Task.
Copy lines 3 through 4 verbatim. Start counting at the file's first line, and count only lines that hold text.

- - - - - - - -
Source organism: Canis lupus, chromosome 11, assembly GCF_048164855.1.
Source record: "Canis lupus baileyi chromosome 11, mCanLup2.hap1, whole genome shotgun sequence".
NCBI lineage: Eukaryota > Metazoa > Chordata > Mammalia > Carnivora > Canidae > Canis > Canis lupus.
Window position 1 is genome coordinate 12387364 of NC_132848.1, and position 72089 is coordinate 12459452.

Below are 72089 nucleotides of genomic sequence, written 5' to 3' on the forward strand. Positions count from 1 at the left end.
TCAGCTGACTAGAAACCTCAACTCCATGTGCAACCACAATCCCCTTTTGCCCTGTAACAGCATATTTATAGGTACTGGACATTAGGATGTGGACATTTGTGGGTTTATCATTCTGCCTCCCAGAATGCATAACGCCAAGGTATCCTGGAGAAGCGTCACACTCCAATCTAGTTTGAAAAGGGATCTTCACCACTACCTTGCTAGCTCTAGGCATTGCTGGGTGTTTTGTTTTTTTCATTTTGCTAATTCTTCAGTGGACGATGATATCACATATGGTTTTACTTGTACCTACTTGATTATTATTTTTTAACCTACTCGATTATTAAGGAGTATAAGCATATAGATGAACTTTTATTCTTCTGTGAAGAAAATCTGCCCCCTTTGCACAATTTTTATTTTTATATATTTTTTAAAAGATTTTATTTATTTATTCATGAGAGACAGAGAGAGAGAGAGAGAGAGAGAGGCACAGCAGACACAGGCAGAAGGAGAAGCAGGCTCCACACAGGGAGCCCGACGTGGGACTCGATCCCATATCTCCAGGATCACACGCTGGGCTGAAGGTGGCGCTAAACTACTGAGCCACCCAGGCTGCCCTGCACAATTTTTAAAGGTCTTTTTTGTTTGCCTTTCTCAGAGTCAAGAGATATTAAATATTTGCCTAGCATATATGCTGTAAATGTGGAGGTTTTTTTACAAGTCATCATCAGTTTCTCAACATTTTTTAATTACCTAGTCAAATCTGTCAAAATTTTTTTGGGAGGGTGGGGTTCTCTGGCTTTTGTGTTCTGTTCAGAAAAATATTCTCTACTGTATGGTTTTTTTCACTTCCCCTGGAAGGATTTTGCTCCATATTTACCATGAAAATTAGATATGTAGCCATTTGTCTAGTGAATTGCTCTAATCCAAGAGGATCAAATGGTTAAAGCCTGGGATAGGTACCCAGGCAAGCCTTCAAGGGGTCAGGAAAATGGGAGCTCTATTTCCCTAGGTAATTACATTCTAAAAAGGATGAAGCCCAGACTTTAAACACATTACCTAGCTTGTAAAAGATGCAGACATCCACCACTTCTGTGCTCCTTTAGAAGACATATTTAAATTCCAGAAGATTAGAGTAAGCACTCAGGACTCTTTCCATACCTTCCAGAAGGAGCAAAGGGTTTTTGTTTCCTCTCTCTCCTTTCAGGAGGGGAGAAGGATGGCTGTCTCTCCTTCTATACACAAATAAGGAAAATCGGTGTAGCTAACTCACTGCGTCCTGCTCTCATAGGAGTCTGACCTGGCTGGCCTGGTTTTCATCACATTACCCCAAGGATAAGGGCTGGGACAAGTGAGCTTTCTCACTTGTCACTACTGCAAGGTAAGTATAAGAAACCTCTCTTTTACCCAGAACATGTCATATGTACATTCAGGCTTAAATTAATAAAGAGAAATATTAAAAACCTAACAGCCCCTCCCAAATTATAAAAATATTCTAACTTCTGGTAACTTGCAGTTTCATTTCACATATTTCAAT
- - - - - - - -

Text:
NCBI lineage: Eukaryota > Metazoa > Chordata > Mammalia > Carnivora > Canidae > Canis > Canis lupus.
Window position 1 is genome coordinate 12387364 of NC_132848.1, and position 72089 is coordinate 12459452.